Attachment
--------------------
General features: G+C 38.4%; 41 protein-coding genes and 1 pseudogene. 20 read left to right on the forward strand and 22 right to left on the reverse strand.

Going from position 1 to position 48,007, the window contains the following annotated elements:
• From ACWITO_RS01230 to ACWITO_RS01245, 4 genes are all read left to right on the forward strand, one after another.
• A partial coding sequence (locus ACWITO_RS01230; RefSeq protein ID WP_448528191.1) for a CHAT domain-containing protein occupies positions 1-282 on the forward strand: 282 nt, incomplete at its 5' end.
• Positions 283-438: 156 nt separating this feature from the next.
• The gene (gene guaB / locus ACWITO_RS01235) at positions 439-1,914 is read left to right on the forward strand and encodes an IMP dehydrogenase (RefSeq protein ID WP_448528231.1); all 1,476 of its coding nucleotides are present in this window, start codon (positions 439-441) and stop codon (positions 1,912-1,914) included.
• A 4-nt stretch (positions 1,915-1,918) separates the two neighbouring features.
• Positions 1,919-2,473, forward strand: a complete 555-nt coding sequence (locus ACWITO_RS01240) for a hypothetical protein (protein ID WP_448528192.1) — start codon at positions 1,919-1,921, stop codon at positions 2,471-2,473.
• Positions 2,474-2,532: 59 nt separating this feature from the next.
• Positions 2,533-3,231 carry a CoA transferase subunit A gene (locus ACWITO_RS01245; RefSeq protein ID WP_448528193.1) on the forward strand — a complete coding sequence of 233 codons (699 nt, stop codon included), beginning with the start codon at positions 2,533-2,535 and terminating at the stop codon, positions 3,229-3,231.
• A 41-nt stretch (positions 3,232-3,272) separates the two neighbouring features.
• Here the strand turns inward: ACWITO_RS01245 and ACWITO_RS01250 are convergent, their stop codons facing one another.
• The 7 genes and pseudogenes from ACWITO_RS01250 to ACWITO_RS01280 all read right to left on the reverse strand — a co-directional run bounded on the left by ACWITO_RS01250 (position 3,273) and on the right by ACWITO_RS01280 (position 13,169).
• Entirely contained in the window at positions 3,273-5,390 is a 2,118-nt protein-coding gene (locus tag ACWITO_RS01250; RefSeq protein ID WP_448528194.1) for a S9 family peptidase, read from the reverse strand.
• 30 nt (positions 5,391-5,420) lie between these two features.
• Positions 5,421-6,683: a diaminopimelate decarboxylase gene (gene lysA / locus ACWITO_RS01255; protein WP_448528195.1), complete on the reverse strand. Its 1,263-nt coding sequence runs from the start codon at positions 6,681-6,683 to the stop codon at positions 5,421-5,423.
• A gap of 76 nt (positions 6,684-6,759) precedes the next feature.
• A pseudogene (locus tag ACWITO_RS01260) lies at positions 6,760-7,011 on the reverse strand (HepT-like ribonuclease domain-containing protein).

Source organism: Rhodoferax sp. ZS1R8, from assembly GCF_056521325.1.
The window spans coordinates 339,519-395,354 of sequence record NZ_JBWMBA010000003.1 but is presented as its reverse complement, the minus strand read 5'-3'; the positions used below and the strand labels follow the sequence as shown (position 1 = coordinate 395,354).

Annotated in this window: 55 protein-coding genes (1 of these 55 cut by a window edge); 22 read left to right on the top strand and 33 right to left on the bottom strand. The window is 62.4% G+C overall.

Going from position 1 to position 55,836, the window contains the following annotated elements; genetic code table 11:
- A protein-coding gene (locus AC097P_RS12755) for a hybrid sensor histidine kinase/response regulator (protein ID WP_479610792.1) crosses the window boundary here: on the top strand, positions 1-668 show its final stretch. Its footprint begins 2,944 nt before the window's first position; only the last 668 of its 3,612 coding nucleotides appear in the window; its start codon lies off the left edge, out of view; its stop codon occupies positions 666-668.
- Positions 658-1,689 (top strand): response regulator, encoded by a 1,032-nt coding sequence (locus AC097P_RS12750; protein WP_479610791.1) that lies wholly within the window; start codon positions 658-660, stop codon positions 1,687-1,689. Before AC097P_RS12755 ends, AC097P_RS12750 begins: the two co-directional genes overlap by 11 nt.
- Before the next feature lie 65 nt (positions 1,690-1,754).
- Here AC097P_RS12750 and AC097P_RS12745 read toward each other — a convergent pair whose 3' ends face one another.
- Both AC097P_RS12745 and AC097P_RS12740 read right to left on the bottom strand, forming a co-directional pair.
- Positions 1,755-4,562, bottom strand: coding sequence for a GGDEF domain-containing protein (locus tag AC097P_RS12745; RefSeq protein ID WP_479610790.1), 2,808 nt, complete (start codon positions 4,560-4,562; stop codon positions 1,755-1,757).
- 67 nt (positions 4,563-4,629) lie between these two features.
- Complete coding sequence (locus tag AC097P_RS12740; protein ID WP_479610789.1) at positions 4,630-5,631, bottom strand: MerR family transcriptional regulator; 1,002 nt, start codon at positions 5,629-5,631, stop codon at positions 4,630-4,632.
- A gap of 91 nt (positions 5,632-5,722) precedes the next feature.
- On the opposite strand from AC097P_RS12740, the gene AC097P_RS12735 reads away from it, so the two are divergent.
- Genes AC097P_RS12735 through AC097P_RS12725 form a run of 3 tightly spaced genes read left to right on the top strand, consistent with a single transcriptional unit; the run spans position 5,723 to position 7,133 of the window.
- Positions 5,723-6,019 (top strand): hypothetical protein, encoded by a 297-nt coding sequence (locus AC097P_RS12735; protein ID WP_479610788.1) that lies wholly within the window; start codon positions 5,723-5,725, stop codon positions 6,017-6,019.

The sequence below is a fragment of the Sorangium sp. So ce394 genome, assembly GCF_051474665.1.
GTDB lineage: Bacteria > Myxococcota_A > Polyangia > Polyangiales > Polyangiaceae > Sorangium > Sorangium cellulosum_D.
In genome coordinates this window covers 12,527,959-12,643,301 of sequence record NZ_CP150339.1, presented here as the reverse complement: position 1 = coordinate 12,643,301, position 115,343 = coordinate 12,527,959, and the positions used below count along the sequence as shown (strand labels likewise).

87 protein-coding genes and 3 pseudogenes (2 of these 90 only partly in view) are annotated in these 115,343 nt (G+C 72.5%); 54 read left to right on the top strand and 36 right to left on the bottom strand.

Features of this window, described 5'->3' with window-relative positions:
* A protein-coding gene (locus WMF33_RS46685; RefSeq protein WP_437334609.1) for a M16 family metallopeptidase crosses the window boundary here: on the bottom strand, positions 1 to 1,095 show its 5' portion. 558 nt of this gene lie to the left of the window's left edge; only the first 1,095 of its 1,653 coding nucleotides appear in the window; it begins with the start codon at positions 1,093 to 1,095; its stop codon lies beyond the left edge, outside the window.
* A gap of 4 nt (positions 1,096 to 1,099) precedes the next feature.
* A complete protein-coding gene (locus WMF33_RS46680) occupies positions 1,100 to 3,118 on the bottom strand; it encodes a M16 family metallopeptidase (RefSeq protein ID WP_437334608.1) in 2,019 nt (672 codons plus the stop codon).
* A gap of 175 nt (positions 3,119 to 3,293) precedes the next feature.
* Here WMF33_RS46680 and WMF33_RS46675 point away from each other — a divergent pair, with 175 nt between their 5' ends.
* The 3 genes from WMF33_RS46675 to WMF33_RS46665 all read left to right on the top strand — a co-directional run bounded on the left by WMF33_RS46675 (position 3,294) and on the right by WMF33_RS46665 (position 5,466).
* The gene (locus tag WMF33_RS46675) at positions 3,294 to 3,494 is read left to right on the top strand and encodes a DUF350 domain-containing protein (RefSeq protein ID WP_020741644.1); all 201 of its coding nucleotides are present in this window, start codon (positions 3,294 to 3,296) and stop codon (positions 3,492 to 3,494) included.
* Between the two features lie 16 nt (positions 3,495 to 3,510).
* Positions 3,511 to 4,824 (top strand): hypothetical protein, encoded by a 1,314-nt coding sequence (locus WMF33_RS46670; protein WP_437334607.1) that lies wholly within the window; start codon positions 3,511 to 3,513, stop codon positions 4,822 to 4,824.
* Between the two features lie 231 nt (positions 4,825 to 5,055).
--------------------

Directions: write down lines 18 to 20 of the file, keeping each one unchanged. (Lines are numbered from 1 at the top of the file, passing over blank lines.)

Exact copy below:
• A pseudogene (locus tag ACWITO_RS01260) lies at positions 6,760-7,011 on the reverse strand (HepT-like ribonuclease domain-containing protein).

Source organism: Rhodoferax sp. ZS1R8, from assembly GCF_056521325.1.
The window spans coordinates 339,519-395,354 of sequence record NZ_JBWMBA010000003.1 but is presented as its reverse complement, the minus strand read 5'-3'; the positions used below and the strand labels follow the sequence as shown (position 1 = coordinate 395,354).